Driving Notes

The Official Blog of WNZR's Afternoon Drive



Praise Thursday – It’s time to talk about Christmas!

Our new Devotional series:

Hidden Christmas By Timothy Keller


Isaiah 9:2, 5-7:

Verses 2  “The people walking in darkness have seen a great light; on those living in the land of deep darkness, a light has dawned.”

Verses 5-7: “Every warrior’s boot used in battle and every garment rolled in blood will be destined for burning, will be fuel for the fire.  For unto us a child is born, to us a son is given, and the government will be on his shoulders. And he will be called Wonderful Counselor, Mighty God, Everlasting Father, Prince of Peace.  Of the greatness of his government and peace, there will be no end. He will reign on David’s throne and over his kingdom, establishing and upholding it with justice and righteousness from that time on and forever. The zeal of the Lord Almighty will accomplish this.”


One of the first indications of the Christmas season is LIGHT. The appearance of lights seemingly everywhere – on trees, with candles, above streets; there is radiance all around us.

Lights are not just for decoration, of course, they are symbolic.

In his book, Hidden Christmas, Pastor Timothy Keller says one of the most important spiritual truths at Christmas is this: the world is a dark place, and we will never find our way or see reality unless Jesus IS our light.

Keller writes that the word ‘darkness’ in the Bible refers to evil and ignorance. The world has evil and untold suffering. The world also has no one who can cure the evil and suffering. We look towards the earth and our human resources to try to fix the world. We think we can end darkness with intellect and innovation. That’s the ignorance.

So the message of Christmas is NOT, “we will be able to put together a world of unity and peace.” The message, instead, is a humble one: “Things really are this bad and we can’t heal or save ourselves. Nevertheless, THERE IS HOPE.”

Notice the verse in Isaiah doesn’t say the light comes from the world…it says that upon the world a light has dawned. It has come from the outside, and Jesus has brought that light to save us! Because, as John 8:12 says, He IS that light!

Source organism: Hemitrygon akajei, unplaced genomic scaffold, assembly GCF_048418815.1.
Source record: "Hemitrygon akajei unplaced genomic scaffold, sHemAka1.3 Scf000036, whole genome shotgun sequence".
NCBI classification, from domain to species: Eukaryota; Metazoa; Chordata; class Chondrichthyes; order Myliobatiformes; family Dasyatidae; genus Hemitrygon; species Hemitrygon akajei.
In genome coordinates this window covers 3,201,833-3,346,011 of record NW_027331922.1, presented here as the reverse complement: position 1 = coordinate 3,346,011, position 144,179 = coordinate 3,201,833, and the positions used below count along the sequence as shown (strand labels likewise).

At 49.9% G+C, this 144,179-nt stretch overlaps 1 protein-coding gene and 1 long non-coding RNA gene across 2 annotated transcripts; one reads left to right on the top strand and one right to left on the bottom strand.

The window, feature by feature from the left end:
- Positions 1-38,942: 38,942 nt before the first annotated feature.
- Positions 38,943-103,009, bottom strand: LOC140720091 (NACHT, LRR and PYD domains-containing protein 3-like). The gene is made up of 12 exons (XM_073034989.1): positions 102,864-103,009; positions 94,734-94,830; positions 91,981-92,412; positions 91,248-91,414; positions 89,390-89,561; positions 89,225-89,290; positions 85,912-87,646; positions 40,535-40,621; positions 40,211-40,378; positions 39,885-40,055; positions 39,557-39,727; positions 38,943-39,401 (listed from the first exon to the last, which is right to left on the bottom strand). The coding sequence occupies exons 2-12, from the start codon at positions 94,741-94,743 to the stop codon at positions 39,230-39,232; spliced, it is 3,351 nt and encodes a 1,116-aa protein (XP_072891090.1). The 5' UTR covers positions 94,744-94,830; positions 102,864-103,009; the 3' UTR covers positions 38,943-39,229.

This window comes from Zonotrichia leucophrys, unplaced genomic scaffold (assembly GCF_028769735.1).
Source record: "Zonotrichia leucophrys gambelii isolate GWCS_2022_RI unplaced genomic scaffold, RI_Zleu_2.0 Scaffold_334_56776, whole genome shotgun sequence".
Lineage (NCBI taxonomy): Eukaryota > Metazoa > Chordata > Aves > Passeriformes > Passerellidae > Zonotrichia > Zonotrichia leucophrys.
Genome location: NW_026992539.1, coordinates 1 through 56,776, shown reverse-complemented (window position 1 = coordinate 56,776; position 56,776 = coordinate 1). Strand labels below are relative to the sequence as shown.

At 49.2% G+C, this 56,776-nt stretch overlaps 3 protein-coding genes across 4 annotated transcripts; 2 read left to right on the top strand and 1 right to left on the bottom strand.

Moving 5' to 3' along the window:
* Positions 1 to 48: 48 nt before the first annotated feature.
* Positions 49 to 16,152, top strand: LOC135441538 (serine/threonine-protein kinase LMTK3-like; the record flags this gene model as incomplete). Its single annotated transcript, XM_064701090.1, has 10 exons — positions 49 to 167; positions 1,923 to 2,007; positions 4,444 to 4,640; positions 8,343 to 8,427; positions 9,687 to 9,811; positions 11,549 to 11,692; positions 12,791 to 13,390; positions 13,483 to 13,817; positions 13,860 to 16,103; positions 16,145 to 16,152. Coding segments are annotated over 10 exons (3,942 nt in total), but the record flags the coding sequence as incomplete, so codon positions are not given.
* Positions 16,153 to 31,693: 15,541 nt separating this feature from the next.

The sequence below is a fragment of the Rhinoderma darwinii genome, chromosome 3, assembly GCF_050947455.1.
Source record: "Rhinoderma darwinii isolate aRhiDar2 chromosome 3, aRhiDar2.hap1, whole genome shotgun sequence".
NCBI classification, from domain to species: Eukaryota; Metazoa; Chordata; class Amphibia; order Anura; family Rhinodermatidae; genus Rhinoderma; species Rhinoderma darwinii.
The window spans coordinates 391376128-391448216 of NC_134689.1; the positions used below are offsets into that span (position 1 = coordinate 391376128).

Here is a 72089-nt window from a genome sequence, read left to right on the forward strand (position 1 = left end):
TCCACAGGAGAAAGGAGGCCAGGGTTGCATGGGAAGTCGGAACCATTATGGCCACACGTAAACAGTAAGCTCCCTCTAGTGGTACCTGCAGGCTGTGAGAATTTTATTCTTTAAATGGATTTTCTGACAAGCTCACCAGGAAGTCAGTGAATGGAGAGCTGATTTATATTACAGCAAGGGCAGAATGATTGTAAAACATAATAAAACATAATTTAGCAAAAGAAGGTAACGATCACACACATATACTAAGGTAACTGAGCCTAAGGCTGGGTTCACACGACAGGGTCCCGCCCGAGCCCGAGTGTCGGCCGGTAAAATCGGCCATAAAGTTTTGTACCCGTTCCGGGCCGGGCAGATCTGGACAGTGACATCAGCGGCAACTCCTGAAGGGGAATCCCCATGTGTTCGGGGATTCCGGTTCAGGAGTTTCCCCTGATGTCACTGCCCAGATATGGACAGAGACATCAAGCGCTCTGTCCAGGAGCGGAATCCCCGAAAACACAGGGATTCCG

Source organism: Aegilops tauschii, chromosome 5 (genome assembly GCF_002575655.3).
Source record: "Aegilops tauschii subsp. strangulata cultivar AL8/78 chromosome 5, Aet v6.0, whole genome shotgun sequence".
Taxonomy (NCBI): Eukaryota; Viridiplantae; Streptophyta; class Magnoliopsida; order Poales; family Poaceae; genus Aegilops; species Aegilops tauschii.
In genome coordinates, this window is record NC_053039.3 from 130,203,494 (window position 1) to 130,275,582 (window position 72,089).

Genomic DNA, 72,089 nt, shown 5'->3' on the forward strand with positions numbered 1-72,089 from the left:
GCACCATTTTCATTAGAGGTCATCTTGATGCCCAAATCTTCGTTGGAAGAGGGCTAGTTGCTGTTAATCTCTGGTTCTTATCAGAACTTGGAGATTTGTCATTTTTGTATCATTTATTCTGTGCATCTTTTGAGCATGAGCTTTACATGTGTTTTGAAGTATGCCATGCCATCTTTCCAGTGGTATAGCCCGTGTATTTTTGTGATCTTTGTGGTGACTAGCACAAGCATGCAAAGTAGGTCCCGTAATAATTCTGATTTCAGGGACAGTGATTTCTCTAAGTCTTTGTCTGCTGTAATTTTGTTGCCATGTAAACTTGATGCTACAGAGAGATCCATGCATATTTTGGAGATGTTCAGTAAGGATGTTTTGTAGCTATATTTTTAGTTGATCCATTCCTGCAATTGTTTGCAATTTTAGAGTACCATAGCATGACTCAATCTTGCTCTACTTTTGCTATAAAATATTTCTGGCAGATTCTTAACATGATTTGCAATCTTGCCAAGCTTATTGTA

Notice the verse in Isaiah doesn’t say the light comes from the world…it says that upon the world a light has dawned. The light has come from the outside, and Jesus has brought that light to save us! Because, as John 8:12 says, He IS that light!

So how can this divine light “dawn” upon us? Verses 6 and 7 answers with what Timothy Keller calls a stunning directness.

The light has come “for unto us a child is born.” This child is the “wonderful counselor, mighty God, everlasting Father, Prince of Peace.”

If we embrace this, we understand the significance of its meaning – the creator of the universe is “born to us!” Jesus is fully God and fully human. There’s nothing like this claim in any of the other major religions of the world.

Think about this: it’s almost too limiting to say that we celebrate this at Christmas…yes, we do celebrate, but don’t we also have moments at Christmas where we stare dumbstruck and lose ourselves a bit in wonder, love, and praise?

The implication of God being born into our world, of choosing to become one of us, is overwhelming! Jesus is the divine light of the world, because he brings a new life to replace our spiritual deadness, shows us the truth to heal our spiritual blindness…and is the beautiful light that can help break our addictions to anything from money to power.

Keller writes, “the promises of Christmas cannot be discerned until you first admit that you can’t save yourself or even know yourself without the light of his unmerited grace in your life – it’s a foundational truth!”

We gave away two tickets to the MVNU performance of G. F. Handel’s Messiah on December 8th! Congrats to our friend from Mount Vernon who was caller number three and won those tickets! Click HERE to find out more about MVNUs performance of G. F. Handel’s Messiah.

Thanks for listening to The Afternoon Drive!

-Hannah and Todd


Who Knew Wednesday!

Today on Who Knew Wednesday Joe and I shared a bunch of information about the advent season!

We shared some information from Rob L. Staples who is a professor of theology emeritus at Nazarene Theological Seminary.

Advent is preparation for Christmas, not Christmas itself. It is only in commercial advertising that the Christmas season begins the first of December (or the first of October!). In the Christian calendar, Advent is the season including the four Sundays preceding Christmas. Christmas Day is December 25, and the Christmas Season itself is the 12 days from Christmas to Epiphany. Remember the song, “The Twelve Days of Christmas,” with “a partridge in a pear tree?”

Epiphany, which celebrates the coming of the Magi, the first Gentiles to acknowledge Jesus as King, is January 6. Epiphany means “showing” or “unveiling” and thus “unveils” the truth that salvation was for Gentiles as well as Jews.